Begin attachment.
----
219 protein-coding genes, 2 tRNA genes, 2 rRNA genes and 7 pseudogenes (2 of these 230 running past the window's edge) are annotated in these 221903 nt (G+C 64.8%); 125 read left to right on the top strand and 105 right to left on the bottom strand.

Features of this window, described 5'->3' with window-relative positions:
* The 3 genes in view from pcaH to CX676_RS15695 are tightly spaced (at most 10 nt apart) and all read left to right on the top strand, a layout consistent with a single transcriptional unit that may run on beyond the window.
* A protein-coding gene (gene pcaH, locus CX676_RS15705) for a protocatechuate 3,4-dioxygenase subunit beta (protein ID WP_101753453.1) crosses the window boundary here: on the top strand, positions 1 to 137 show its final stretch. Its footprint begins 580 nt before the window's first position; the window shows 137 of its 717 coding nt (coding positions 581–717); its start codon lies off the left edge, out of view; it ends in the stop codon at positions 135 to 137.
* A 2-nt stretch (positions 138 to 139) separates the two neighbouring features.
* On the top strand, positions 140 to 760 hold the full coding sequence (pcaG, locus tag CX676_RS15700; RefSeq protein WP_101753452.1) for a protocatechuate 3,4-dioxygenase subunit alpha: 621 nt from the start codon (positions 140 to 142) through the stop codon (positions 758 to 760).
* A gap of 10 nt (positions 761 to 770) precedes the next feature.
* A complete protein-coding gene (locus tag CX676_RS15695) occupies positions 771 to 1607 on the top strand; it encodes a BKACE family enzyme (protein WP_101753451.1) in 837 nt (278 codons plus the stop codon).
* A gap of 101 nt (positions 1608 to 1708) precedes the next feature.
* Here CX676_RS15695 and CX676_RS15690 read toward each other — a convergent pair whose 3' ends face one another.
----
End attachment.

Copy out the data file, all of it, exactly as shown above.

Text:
219 protein-coding genes, 2 tRNA genes, 2 rRNA genes and 7 pseudogenes (2 of these 230 running past the window's edge) are annotated in these 221903 nt (G+C 64.8%); 125 read left to right on the top strand and 105 right to left on the bottom strand.

Features of this window, described 5'->3' with window-relative positions:
* The 3 genes in view from pcaH to CX676_RS15695 are tightly spaced (at most 10 nt apart) and all read left to right on the top strand, a layout consistent with a single transcriptional unit that may run on beyond the window.
* A protein-coding gene (gene pcaH, locus CX676_RS15705) for a protocatechuate 3,4-dioxygenase subunit beta (protein ID WP_101753453.1) crosses the window boundary here: on the top strand, positions 1 to 137 show its final stretch. Its footprint begins 580 nt before the window's first position; the window shows 137 of its 717 coding nt (coding positions 581–717); its start codon lies off the left edge, out of view; it ends in the stop codon at positions 135 to 137.
* A 2-nt stretch (positions 138 to 139) separates the two neighbouring features.
* On the top strand, positions 140 to 760 hold the full coding sequence (pcaG, locus tag CX676_RS15700; RefSeq protein WP_101753452.1) for a protocatechuate 3,4-dioxygenase subunit alpha: 621 nt from the start codon (positions 140 to 142) through the stop codon (positions 758 to 760).
* A gap of 10 nt (positions 761 to 770) precedes the next feature.
* A complete protein-coding gene (locus tag CX676_RS15695) occupies positions 771 to 1607 on the top strand; it encodes a BKACE family enzyme (protein WP_101753451.1) in 837 nt (278 codons plus the stop codon).
* A gap of 101 nt (positions 1608 to 1708) precedes the next feature.
* Here CX676_RS15695 and CX676_RS15690 read toward each other — a convergent pair whose 3' ends face one another.